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UNQUENCHABLE

or the culture’s own response to its environmental problems—to change the familiar, but it was too late for the society to correct course and avert a catastrophe. With the Anasazi, a growing population depended on ever-increasing use of water and firewood. When a sustained drought hit in the twelfth century and lasted more than fifty years, the society collapsed. We, however, still control our destiny. The United States is entering an era of water reallocation, when water for new uses will come from existing users who have incentives to use less. Sounds good, but how will this happen? One possible approach is for the government to target wasteful practices by simply prohibiting current water users from using so much. However, heavy-handed government mandates would generate bitter political controversy and endless litigation. What we can do, yet haven’t done, in the United States is encourage water conservation by using price signals and market forces. Pricing water appropriately would stimulate all users to reexamine their uses and decide for themselves, on the basis of their own pocketbooks, which uses to curtail and which to continue. The government should encourage a voluntary reallocation of water between current and new users. The alternative is to fight over the water. Which do we prefer? Water nourishes our bodies and our souls. Our lives are impoverished without the sight, sound, smell, and touch of bubbling brooks, cascading waterfalls, and quiet ponds. The terrifying future depicted in science fiction doomsday novels conspicuously features barren landscapes. Our future needn’t be so bleak. Our water crisis should occasion grave concern but not panic. We have solutions available; now we need a national commitment to pursue them.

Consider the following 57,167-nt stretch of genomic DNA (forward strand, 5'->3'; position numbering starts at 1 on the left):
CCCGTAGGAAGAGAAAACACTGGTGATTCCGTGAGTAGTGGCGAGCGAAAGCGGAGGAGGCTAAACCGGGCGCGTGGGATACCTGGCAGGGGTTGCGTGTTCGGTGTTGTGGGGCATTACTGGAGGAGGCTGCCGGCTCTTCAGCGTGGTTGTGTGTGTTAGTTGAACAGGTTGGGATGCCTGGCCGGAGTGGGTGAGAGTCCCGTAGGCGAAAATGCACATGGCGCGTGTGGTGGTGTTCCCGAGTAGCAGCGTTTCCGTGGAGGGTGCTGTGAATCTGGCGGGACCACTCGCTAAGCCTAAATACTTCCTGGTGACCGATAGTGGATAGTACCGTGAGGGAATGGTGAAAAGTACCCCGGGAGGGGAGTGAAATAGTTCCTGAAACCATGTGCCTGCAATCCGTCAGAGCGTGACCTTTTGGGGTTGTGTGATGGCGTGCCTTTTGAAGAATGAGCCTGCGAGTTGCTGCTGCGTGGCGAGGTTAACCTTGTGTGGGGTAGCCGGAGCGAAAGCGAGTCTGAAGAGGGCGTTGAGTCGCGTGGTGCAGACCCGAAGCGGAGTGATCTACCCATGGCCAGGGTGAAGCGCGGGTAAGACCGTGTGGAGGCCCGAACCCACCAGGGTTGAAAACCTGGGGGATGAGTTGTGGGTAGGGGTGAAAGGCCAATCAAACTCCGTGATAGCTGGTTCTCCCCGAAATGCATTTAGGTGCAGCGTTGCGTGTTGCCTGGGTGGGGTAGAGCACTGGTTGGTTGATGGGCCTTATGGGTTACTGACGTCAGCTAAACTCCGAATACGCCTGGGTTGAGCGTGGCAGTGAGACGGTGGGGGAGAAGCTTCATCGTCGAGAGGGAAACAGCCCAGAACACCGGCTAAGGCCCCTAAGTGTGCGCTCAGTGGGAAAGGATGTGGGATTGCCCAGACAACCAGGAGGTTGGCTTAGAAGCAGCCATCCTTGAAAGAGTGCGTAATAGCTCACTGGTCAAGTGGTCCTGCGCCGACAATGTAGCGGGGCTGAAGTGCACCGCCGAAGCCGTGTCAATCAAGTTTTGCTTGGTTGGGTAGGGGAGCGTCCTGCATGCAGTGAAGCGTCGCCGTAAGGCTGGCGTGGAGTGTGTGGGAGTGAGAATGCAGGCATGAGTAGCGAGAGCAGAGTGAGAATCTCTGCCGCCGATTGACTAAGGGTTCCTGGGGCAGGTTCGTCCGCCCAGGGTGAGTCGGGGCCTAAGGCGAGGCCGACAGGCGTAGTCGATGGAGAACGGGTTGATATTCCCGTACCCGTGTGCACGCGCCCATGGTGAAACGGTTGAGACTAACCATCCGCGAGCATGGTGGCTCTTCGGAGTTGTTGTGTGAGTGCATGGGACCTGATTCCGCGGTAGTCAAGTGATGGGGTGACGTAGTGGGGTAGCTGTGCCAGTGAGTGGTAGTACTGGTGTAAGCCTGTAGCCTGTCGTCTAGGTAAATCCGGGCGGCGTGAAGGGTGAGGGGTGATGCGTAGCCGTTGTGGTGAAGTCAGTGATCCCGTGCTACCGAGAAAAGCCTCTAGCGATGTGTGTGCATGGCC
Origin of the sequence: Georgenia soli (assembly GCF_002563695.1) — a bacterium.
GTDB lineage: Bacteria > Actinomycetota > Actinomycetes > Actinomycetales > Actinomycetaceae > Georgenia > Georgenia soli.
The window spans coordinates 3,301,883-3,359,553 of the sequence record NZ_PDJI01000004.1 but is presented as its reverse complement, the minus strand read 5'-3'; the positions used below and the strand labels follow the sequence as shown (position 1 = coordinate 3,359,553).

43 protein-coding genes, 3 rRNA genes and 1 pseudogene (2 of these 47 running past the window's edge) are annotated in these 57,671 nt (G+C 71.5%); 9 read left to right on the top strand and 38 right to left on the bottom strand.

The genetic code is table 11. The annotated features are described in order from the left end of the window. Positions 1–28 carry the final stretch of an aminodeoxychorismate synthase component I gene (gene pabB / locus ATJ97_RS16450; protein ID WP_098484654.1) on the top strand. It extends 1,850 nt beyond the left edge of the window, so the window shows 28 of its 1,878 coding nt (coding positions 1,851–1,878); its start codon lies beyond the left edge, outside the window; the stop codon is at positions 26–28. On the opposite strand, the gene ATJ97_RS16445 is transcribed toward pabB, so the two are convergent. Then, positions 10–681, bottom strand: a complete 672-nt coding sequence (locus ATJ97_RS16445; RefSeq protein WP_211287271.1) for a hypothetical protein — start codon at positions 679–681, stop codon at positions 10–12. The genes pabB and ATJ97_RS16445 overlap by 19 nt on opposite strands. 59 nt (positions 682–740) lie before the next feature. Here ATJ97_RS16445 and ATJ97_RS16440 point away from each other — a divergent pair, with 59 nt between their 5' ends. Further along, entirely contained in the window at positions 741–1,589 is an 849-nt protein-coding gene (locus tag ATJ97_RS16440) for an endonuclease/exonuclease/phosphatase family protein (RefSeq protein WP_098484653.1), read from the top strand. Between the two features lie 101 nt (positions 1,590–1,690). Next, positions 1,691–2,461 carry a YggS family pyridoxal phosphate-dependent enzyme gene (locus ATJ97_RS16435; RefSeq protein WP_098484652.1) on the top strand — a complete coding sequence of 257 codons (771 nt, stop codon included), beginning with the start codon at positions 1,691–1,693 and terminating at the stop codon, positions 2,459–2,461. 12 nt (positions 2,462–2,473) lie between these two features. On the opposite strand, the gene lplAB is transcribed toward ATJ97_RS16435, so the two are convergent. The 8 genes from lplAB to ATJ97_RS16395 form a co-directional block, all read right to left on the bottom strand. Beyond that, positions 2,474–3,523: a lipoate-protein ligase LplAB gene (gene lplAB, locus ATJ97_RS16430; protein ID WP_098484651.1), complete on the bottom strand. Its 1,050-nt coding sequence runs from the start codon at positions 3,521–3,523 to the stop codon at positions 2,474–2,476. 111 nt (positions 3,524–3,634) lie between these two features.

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Named a "Top Ten Environmental Book of 2009" Mother Nature Network  

"Several books have been published recently addressing the global water crisis, but none has offered such in-depth analysis." --New York Rev...

Named a "Top Ten Environmental Book of 2009" Mother Nature Network  

"Several books have been published recently addressing the global water crisis, but none has offered such in-depth analysis." --New York Rev...